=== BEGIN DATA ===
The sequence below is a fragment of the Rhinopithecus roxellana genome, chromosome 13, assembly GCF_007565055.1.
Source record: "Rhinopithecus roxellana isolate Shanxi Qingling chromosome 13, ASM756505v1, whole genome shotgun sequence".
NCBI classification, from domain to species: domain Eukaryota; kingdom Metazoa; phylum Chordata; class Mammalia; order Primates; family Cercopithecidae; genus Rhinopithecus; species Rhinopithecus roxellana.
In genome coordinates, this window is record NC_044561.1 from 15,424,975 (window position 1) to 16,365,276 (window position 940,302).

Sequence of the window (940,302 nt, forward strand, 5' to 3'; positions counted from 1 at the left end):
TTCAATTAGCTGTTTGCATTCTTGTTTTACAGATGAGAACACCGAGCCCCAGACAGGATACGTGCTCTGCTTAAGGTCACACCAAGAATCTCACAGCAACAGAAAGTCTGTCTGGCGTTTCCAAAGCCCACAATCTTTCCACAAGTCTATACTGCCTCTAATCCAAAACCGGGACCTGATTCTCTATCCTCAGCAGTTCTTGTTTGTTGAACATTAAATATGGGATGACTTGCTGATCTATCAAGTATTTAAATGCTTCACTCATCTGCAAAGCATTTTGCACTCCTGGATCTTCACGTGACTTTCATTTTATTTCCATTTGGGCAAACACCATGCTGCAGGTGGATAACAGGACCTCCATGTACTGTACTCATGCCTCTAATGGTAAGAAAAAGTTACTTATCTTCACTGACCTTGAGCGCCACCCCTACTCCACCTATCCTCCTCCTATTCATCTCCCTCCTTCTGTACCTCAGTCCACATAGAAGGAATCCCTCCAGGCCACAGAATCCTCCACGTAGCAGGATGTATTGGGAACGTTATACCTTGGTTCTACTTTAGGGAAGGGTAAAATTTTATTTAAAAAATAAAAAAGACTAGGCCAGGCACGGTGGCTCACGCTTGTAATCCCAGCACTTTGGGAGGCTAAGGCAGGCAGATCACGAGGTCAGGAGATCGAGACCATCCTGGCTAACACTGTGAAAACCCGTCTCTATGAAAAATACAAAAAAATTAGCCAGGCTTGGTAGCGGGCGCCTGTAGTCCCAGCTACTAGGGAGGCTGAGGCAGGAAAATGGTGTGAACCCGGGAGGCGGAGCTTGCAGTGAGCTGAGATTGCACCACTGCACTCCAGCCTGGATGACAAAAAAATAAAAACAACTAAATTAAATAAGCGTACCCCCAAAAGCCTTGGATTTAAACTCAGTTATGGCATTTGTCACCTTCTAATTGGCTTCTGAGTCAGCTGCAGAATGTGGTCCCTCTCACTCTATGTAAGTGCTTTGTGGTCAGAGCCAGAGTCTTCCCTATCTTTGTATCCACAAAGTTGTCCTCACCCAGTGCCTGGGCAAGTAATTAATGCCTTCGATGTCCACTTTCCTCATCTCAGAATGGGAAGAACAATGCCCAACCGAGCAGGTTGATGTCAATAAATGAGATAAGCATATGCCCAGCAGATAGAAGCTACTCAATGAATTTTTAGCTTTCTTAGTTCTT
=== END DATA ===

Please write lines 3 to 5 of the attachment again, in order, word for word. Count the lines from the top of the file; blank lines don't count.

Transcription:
NCBI classification, from domain to species: domain Eukaryota; kingdom Metazoa; phylum Chordata; class Mammalia; order Primates; family Cercopithecidae; genus Rhinopithecus; species Rhinopithecus roxellana.
In genome coordinates, this window is record NC_044561.1 from 15,424,975 (window position 1) to 16,365,276 (window position 940,302).

Sequence of the window (940,302 nt, forward strand, 5' to 3'; positions counted from 1 at the left end):